For the deeper understanding, Hepatitis C virus (HCV) infection is a major cause of liver disease, and is the leading indication for liver transplantation worldwide. Identified in 1989, HCV was originally named post-transfusion non-A non-B hepatitis. By the time the virus was identified, millions of people had already been infected, many of whom had advanced stages of liver disease. (Cited: An Essential Guide for Nurses And health Care Professionals by Suzanne Sargent. 2009).
Myths and facts about HCV:
- The Myth: Hepatitis C virus can be transferred by using the kitchen utensils of person carrying the virus such as cutlery and crockery specifically cutting instruments, spoon, fork, drinking glasses and plates. Fact: Hepatitis C is a blood-borne infection and is not transmitted on household items where there is no blood-to-blood contact. However, items that may be possibly contaminated with blood, particularly razors, nail scissors, and toothbrushes is strictly shouldn’t be shared. (In our case, Joshua have his own nail cutter and our toothbrush are color coded).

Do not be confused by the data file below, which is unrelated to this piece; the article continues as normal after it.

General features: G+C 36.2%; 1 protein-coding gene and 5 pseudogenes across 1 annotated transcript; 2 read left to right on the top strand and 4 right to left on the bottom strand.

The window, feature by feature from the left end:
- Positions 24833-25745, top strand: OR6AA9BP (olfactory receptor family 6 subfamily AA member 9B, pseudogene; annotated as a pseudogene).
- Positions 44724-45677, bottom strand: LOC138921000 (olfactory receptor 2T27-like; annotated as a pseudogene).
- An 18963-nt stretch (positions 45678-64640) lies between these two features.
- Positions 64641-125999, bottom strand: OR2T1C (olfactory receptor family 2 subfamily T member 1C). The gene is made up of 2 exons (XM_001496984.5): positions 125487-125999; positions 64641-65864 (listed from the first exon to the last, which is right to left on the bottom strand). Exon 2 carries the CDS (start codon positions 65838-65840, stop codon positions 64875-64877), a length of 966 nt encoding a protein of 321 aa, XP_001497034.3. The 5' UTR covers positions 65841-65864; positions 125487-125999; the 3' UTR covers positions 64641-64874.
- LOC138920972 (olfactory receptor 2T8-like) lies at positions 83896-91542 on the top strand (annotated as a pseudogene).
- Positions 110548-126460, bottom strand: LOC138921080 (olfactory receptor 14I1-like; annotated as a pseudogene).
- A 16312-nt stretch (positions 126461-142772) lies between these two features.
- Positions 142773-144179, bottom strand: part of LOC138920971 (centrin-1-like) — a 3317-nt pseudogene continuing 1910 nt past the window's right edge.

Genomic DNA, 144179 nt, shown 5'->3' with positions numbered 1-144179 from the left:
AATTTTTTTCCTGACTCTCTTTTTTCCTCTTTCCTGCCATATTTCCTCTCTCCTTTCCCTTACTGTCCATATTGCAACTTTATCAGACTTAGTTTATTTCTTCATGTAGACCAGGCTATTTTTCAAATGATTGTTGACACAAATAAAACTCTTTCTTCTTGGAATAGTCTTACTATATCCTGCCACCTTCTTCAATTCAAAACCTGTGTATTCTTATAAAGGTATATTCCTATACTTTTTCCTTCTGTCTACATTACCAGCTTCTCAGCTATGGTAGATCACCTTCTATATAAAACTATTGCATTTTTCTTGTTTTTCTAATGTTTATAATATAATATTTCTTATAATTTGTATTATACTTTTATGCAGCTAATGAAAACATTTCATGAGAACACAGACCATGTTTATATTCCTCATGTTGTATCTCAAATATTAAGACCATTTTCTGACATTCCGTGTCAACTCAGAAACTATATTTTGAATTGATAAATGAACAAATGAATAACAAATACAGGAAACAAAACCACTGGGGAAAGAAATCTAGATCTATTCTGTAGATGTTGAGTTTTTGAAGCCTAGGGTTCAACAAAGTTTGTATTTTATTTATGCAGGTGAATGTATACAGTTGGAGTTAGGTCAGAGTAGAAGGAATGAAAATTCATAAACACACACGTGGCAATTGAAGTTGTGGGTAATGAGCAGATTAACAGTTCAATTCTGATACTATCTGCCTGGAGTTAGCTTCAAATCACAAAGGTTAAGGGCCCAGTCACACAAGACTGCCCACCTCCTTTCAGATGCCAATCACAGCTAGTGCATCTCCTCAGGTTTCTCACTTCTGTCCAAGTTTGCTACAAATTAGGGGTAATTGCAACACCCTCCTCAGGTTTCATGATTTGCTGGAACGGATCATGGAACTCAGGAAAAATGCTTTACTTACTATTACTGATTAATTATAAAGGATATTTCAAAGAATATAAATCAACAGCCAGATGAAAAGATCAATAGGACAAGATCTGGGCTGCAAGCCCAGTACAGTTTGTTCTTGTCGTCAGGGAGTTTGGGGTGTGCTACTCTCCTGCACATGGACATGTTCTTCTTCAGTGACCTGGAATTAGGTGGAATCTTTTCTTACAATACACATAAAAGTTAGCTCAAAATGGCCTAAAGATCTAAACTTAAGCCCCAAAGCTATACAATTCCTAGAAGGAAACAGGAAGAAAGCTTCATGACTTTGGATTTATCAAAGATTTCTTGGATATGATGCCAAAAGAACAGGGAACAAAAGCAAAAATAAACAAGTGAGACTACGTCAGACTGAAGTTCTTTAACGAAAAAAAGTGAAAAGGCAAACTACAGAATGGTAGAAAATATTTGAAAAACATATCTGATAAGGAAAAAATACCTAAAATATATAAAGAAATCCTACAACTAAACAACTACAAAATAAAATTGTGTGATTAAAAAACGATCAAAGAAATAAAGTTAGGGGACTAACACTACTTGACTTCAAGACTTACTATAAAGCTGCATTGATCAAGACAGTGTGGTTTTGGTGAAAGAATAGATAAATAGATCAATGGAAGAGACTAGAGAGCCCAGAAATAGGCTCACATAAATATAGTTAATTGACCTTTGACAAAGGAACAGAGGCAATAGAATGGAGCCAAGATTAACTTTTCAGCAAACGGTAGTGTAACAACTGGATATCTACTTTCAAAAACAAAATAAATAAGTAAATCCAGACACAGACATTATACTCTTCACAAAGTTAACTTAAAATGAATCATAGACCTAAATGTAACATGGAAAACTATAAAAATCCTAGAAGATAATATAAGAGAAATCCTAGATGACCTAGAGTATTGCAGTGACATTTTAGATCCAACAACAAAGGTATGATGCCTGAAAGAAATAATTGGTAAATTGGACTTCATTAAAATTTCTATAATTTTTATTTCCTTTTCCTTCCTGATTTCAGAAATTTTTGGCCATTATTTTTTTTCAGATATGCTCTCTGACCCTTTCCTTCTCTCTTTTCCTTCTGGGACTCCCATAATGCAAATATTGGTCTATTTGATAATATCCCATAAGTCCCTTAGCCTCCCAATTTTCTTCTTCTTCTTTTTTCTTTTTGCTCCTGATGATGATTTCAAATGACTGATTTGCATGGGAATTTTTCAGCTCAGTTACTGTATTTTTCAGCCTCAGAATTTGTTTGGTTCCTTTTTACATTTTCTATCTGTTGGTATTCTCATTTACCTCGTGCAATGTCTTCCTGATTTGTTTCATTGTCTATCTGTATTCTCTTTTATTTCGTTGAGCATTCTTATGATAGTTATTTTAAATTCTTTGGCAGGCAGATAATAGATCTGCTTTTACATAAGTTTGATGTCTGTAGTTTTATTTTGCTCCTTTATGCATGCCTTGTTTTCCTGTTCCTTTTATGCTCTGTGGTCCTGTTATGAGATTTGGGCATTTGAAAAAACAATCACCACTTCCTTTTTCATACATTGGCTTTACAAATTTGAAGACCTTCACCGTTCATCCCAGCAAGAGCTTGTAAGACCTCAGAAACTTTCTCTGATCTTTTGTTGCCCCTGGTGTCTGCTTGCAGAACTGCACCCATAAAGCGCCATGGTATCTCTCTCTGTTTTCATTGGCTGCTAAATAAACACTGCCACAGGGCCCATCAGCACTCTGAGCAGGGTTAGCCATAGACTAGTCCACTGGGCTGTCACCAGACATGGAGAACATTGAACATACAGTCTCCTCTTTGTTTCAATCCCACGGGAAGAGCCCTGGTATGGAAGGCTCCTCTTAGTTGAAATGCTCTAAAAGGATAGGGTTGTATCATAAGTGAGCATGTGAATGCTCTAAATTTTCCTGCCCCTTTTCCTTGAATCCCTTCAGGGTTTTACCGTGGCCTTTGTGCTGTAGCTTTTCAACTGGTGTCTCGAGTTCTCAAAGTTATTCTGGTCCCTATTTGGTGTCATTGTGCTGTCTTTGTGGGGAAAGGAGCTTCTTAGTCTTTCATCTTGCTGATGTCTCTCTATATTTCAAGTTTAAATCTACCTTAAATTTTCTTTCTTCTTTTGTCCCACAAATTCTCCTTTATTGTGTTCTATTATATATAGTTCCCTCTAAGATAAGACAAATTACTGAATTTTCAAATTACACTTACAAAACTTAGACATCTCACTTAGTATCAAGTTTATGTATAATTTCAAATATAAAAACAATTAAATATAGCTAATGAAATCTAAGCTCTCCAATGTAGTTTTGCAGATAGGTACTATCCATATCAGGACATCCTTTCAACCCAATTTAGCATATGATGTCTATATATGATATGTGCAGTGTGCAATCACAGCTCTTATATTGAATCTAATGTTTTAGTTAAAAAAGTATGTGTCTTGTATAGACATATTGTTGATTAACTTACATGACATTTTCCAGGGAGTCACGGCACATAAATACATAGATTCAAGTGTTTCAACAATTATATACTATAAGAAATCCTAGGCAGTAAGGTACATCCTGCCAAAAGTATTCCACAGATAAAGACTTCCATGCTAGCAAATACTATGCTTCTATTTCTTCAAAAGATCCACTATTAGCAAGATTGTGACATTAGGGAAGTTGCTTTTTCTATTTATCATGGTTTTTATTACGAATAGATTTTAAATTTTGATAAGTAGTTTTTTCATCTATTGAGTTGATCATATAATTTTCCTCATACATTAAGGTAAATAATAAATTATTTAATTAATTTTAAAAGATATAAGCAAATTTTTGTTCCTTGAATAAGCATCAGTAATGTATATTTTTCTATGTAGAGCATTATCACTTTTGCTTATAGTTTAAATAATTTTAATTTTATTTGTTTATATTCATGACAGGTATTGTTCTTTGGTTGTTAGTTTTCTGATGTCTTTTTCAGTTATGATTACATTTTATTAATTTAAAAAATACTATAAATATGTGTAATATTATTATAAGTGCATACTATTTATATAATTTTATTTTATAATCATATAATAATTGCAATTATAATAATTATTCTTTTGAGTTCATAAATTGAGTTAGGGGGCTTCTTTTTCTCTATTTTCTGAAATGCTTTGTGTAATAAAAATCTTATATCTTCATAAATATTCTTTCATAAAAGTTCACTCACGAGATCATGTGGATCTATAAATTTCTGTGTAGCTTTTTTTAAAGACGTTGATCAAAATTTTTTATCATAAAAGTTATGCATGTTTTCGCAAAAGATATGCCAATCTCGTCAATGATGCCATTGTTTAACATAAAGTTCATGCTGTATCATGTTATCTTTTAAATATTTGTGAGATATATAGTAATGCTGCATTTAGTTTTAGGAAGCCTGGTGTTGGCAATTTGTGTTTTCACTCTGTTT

- The Myth: The virus can be transmitted through saliva or semen. Fact: As I mentioned earlier, only through blood-to-blood contact the virus can be spread from the body of virus carrier to other body. The risk of sexual transmission is low but not zero. In monogamous relationships, couples should be reassured. But high risk with multiple sexual partners. Hepatitis C virus cannot be transferred from casual smooching, hugging, sneezing, coughing, or either food or drink sharing. (In our case, hepatitis C virus test performed to me during the series of pregnancy laboratory exam found to be negative, PRAISING GOD for it).
- The Myth: There is a high percentage of transferring the hepatitis c virus from an infected mother to newly born baby. Fact: The risk of transmission of infection from HCV- infected mother to newborn is low, particularly in women with low levels of virus.
- The Myth: HCV is transmitted through breast-feeding. Fact: Breast-feeding is not thought to transmit infection as long there is no bleeding from the nipples of infected mother, and the skin is not cracked.
Part of the preparation we did was the self-awareness and knowing the information needed before using INCIVEK, the treatment Joshua was supposed to have. According to the brochure and study aid provided to us, INCIVEK is a hepatitis C virus (HCV) NS3/4A protease inhibitor indicated, in combination with peginterferon alfa and ribavirin, for the treatment of genotype 1 chronic hepatitis C (CHC) in adult patients with compensated liver disease, including cirrhosis, who are treatment -naive or who have been previously treated with interferon-based treatment, including prior null responders, partial responders, and relapsers. Joshua’s doctor suggested this medication because on his first diagnosis, result shown he has Hepatitis C-genotype 1. The first time it was introduced to us, the doctor didn’t mention the possible negative effects towards pregnancy.